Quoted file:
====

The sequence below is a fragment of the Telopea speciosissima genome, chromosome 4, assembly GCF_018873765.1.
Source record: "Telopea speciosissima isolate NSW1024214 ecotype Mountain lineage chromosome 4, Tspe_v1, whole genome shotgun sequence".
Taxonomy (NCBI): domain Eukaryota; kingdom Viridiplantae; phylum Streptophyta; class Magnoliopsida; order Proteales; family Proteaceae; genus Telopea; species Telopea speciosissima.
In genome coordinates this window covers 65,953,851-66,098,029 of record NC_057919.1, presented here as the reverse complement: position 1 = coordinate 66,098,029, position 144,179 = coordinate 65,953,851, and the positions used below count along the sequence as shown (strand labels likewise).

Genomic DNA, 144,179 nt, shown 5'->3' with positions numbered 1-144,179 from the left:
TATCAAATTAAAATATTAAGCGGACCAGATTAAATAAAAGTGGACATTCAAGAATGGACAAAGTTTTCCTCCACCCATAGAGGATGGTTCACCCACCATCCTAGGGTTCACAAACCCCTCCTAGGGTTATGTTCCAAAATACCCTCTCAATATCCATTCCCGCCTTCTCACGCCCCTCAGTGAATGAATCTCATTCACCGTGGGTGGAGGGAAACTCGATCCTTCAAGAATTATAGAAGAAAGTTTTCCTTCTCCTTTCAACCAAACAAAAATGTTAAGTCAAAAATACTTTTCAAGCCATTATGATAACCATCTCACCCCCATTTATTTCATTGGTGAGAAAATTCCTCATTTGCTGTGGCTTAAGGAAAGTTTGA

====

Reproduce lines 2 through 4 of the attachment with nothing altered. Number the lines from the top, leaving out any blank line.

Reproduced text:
Source record: "Telopea speciosissima isolate NSW1024214 ecotype Mountain lineage chromosome 4, Tspe_v1, whole genome shotgun sequence".
Taxonomy (NCBI): domain Eukaryota; kingdom Viridiplantae; phylum Streptophyta; class Magnoliopsida; order Proteales; family Proteaceae; genus Telopea; species Telopea speciosissima.
In genome coordinates this window covers 65,953,851-66,098,029 of record NC_057919.1, presented here as the reverse complement: position 1 = coordinate 66,098,029, position 144,179 = coordinate 65,953,851, and the positions used below count along the sequence as shown (strand labels likewise).